1.1 Community care grants and crisis loans are two elements of the discretionary Social Fund, administered by Jobcentre Plus. The Social Fund was established in the late 1980's as part of a wider set of changes to the social security system. It was preceded by the exceptional needs payment scheme and the single payments scheme. The third element of the discretionary Social Fund, budgeting loans (which are to be incorporated into the new Universal Credit) and the regulated Social Fund (Sure Start maternity grants, funeral payments, winter fuel payments and cold weather payments) are not to be devolved.
1.2 The Department for Work and Pensions ( DWP) launched a consultation Social Fund reform: debt, credit and low income households in March 2010. This covered both the regulated and discretionary parts of the Fund. The consultation highlighted that the Social Fund has remained largely unchanged since its introduction, and identified the following limitations of the scheme in the current policy environment:
- it focuses on the short-term needs of the customer and for some people can encourage frequent use of the system without addressing their underlying financial needs or problems or helping improve their financial capability;
- it is a passive scheme that does little to help people build up personal financial management skills; and
- it is a complex scheme. Customers can find it hard to understand eligibility and payment arrangements and to know what element of the scheme they should apply for.
1.3 Chapter 7 of DWP's consultation covered the Calman Commission and Scottish Devolution. The Commission on Scottish Devolution (Calman Commission) published its report, Serving Scotland Better: Scotland and the United Kingdom in the 21 st Century in June 2009. This recommended that as part of its consideration of future reform of the Social Fund, the UK Government should consider devolving the discretionary elements of the Social Fund to the Scottish Parliament. The Scottish Government response indicated that it supported this recommendation in principle but that it required further consideration.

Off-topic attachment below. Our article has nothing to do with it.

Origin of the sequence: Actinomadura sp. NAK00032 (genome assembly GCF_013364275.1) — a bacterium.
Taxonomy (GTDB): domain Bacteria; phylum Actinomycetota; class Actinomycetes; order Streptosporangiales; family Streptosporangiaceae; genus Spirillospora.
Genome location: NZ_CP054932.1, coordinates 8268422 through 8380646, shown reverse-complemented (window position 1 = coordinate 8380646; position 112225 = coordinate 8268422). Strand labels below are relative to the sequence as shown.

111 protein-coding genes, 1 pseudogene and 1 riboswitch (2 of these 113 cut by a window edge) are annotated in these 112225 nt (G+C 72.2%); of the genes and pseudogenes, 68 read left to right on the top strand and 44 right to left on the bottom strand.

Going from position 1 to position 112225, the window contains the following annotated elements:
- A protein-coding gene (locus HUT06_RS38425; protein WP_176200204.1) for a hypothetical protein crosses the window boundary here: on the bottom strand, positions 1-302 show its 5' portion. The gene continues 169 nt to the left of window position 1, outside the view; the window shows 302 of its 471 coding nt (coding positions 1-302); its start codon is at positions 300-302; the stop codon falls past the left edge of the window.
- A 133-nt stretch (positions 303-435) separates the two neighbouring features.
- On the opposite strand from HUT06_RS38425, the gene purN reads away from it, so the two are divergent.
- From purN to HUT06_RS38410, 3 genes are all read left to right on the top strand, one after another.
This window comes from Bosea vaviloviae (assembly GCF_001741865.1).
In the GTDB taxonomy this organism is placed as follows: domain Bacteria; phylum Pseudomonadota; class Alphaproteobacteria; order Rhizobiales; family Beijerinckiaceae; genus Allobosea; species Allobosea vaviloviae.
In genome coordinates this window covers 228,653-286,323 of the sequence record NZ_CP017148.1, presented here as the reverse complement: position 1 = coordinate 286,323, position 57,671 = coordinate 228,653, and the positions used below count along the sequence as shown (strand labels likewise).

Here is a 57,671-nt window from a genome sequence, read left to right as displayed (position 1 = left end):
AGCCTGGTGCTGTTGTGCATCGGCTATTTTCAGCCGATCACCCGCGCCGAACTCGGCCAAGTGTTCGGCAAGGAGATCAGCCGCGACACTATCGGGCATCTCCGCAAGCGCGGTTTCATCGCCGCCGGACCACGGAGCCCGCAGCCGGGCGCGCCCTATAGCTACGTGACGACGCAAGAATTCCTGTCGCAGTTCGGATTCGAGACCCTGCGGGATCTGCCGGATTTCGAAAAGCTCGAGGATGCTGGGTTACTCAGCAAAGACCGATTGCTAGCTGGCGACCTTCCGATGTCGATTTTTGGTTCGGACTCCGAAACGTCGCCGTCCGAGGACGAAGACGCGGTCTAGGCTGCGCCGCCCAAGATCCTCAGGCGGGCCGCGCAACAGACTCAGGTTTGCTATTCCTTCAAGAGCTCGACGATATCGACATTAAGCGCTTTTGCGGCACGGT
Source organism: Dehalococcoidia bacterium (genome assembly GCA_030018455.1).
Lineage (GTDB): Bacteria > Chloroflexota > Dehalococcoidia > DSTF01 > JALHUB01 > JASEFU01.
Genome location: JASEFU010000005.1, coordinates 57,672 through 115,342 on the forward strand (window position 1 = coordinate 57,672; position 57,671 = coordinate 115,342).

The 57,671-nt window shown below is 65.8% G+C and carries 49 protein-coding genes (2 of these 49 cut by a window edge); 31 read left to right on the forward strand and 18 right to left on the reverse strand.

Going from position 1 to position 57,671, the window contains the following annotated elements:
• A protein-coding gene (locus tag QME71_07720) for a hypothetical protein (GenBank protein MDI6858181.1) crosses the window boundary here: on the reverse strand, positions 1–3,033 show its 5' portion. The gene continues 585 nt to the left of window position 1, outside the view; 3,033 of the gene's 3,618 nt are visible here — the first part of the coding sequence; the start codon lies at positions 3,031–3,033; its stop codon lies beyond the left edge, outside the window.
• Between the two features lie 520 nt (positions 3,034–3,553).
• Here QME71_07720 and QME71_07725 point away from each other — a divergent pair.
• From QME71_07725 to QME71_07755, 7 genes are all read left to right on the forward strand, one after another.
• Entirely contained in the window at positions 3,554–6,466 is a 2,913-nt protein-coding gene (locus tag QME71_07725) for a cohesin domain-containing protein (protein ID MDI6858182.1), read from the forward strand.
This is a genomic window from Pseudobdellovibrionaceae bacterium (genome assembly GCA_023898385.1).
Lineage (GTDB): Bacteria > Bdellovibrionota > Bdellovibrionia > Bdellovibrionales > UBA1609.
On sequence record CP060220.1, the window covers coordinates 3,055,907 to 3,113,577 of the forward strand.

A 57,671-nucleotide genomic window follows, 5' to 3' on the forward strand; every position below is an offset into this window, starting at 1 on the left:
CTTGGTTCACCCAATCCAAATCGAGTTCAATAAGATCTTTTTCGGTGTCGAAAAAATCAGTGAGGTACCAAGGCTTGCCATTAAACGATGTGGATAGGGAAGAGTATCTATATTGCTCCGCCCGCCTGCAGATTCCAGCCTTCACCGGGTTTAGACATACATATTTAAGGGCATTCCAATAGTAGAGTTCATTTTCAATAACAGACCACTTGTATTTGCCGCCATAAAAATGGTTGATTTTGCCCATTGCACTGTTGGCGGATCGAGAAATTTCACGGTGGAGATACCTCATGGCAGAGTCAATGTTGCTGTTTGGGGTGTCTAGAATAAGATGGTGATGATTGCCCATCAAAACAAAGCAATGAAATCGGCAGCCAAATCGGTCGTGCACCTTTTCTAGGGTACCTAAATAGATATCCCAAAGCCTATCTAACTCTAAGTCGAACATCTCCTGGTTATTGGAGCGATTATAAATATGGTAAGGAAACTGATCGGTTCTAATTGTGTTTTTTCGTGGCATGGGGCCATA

1.4 In its White Paper, Scotland's Future in the United Kingdom, published in November 2009 the UK Government agreed to consider how discretionary payments might be devolved and the advantages of doing so. However, the 2010 DWP consultation invited views only on whether the power to make community care grants (only one of 3 elements of the discretionary Social Fund) should be devolved to Scotland, together with a per capita proportion of the funding.
1.5 In May 2010, the current UK Government took office. The Government made a short statement acknowledging the March consultation, but did not formally publish the responses or an analysis of them. Its December 2010 White Paper Universal Credit: welfare that works set out plans to reform the Social Fund. The current system of discretionary payments will be abolished and replaced by:
- a new locally-based provision which will replace community care grants and crisis loans for general living expenses and
- a new nationally administered advance of benefits facility which will replace Budgeting Loans and alignment crisis loans (those made to claimants with immediate needs while awaiting payment of their benefit award).
1.6 The locally based service will be devolved to local authorities in England and to the devolved administrations in Scotland and Wales. Funding will transfer from DWP to local authorities in England and to the national governments in Scotland and Wales. The intention is that the new locally based service will be implemented from April 2013, and that community care grants and crisis loans will be withdrawn at that point.
1.7 This consultation seeks views on how the successor arrangements might operate in Scotland. We believe that the funding should continue to address similar needs, and we are therefore not seeking views on alternative uses for it. We are, however, considering different ways to deliver support, in particular,
- whether the successor arrangements should combine the current systems of grants and loans into one grant fund.
- whether we should use a centralised or local delivery system
- which organisation or organisations might deliver a locally based scheme
- Re-focussing scheme eligibility
- Providing goods ( e.g. using furniture re-cycling, white goods purchased through government procurement) rather than cash grants
- Including other support such as budgeting or other advice and encouraging savings.